Unions are encouraging that the Postal Service pre-funding requirement be eliminated altogether. Initially, in 2006, the Postal Service pre-funded retiree health benefits for 10 years. That limit quickly rose to 40 years. That’s quite a jump. This pre-funding is completely unique to the United States Postal Service. It also accounts for about 90 percent of their reported loss since 2007.
Over the last few years, plans to remove the pre-funding requirement have fallen through. However, there have been fears of a possible taxpayer bailout, and that has driven reform talks once again.
The most recent plan proposal is to have a required enrollment in Medicare. Jessica Clement, the Legislative Director of the National Active and Retired Federal Employees Association said, “The mandate to enroll in Medicare Parts A, B, and D would allow the liability to be so reduced that it almost doesn’t exist anymore.” Required enrollment in Medicare at age 65 is standard in the private sector and it nearly eliminates the cost of pre-funding by reducing future health care costs. When an employee or retiree has both Medicare and FEHBP, Medicare pays first and becomes the primary.
NARFE does see a problem with requiring everyone to enroll. Clement said, “What NARFE objects to in the context of these bills in the mandate to take Part B for current retirees and their spouses. You’re changing the rules of the game; you’re adding an additional heath care benefit that these people did not plan for when they retired.” The late enrollment fees of Medicare would be waived because the cost of enrollment isn’t something most retirees budgeted for.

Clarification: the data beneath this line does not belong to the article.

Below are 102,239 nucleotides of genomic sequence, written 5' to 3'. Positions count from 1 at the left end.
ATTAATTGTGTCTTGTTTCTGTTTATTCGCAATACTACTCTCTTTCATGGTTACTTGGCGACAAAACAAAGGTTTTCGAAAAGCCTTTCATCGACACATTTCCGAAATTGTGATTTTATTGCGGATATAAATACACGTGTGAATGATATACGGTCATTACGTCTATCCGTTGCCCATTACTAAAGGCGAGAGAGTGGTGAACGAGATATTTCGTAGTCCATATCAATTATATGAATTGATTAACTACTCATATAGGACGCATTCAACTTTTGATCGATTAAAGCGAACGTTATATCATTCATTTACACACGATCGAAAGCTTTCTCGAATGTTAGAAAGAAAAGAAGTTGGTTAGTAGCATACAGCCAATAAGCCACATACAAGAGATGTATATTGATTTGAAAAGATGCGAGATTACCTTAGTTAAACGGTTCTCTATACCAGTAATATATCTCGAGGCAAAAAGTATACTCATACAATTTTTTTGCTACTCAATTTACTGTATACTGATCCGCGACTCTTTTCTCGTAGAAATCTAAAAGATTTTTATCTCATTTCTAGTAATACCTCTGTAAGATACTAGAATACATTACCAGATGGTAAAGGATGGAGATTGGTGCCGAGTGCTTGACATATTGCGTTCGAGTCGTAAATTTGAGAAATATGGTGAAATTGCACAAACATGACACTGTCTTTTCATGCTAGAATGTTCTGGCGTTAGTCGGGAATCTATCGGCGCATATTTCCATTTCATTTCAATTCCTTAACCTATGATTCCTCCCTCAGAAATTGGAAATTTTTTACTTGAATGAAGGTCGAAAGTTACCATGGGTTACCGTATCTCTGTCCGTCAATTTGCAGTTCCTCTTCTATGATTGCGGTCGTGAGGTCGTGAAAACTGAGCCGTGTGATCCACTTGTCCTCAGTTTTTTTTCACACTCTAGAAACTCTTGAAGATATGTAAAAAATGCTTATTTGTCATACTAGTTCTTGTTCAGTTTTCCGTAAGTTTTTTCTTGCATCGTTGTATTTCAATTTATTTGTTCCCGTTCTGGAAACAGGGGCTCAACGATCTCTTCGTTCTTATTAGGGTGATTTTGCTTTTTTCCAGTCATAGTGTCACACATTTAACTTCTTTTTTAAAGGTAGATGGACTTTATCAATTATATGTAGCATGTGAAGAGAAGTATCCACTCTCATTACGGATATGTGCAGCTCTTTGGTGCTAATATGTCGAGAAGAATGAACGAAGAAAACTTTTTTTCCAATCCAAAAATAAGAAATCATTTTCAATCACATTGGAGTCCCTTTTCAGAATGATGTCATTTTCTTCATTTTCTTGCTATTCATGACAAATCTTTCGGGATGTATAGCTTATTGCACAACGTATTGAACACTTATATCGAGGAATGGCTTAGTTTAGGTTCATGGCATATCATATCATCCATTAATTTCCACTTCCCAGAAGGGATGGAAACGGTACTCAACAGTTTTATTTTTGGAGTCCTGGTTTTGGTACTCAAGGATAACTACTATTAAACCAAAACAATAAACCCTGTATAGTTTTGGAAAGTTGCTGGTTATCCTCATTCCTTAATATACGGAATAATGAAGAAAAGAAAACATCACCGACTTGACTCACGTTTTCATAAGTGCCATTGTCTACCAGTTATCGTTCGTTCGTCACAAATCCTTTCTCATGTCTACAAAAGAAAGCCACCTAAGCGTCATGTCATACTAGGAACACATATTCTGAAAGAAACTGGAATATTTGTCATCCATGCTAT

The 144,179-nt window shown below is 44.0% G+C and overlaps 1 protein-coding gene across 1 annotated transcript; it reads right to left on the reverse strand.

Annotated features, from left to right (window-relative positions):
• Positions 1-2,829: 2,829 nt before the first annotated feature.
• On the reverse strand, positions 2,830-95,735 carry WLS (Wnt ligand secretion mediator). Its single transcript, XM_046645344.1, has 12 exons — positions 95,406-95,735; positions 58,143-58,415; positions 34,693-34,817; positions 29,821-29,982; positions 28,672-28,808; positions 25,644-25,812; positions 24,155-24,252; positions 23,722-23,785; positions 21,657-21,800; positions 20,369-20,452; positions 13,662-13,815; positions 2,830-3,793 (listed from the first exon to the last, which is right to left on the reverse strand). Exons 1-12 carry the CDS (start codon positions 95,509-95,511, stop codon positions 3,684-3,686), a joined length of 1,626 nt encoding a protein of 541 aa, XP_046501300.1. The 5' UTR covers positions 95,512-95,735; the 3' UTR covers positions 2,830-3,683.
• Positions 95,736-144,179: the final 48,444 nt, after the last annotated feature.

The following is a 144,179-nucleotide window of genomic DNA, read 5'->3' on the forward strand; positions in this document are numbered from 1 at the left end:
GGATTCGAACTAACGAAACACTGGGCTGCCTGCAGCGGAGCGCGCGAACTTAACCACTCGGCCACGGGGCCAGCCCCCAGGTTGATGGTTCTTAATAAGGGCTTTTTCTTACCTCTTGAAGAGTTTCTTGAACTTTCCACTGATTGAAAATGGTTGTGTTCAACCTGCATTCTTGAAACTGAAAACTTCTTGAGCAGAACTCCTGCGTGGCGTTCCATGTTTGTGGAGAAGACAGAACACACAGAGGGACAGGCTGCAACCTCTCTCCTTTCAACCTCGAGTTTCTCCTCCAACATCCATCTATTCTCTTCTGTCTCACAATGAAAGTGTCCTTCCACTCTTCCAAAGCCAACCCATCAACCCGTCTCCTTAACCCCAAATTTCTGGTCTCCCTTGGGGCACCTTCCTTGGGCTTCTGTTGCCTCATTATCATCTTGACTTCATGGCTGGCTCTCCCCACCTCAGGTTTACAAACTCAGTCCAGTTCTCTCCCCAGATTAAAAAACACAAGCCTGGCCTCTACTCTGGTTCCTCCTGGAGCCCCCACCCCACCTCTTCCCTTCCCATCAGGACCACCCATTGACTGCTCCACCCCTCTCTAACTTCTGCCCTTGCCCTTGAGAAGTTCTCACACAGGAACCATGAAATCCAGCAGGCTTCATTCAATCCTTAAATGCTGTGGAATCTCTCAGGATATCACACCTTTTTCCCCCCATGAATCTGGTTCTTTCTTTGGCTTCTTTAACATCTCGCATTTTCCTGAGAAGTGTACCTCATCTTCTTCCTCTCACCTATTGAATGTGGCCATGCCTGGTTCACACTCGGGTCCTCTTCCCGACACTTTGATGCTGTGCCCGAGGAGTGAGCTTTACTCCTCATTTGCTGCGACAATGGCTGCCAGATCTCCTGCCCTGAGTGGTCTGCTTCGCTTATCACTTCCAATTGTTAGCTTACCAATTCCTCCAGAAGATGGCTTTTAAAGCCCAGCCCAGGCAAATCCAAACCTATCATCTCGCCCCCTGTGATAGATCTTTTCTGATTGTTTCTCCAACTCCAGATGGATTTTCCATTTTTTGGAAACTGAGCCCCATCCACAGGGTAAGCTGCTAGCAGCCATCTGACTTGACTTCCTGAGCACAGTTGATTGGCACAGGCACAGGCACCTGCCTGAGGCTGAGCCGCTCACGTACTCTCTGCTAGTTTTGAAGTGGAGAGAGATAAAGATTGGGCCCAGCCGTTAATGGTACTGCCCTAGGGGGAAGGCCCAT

Jim Sauber, chief of staff of the National Association of Letter Carriers said, “We support this idea conceptually. It’s going to be a way to solve a thorny problem, the pre-funding problem. In general, we think it’s in our members’ best interests to enroll in Medicare Part B.”
NALC hasn’t officially endorsed the bill for a couple of reasons.
- They want to see if they can maximize enrollment in Medicare.
- Also, they want to see a hardship exemption for those who can’t afford the added cost.
“Premiums for FEHBP plans covering Postal employees would actually go down on a net basis because of the savings from Medicare integration and from getting access to low-cost drugs through the Medicare modernization act and other reforms included in this would drive premiums down,” Sauber said. NALC frequently hears from members that wish they had signed up for Medicare Part B when they had the chance.
Sauber also went on to say, “You’ve got to put this in context…you’ve got to ask ‘compared to what?’. The US government is one of the largest employers in the country, and really the proper comparison is other large national employers. And if you look at large national employers, a 75 percent contribution to health premiums is standard. In fact, more than 50 percent of Fortune 1000 companies pay 75 percent or more. You really can’t compare the US government and the millions of people it employs to the mom-and-pop shop down at the corner. It’s a different kind of labor market.”
NARFE believes that most federal employees pass up opportunities to change their health plans, even if they’re overpaying for insurance. They believe because of this; automatic enrollment could be the best way to go. “Given the nature of the federal community, given the decisions they’ve made up until this point, we feel that if you automatically enroll them in Medicare, as the House bill does…and allow them a very short window to opt out—hardship or otherwise; maybe they have an HMO that covers their costs, Medicare would just be an additional cost with very little benefit—give them this short time period to opt out, we believe very few would do so.”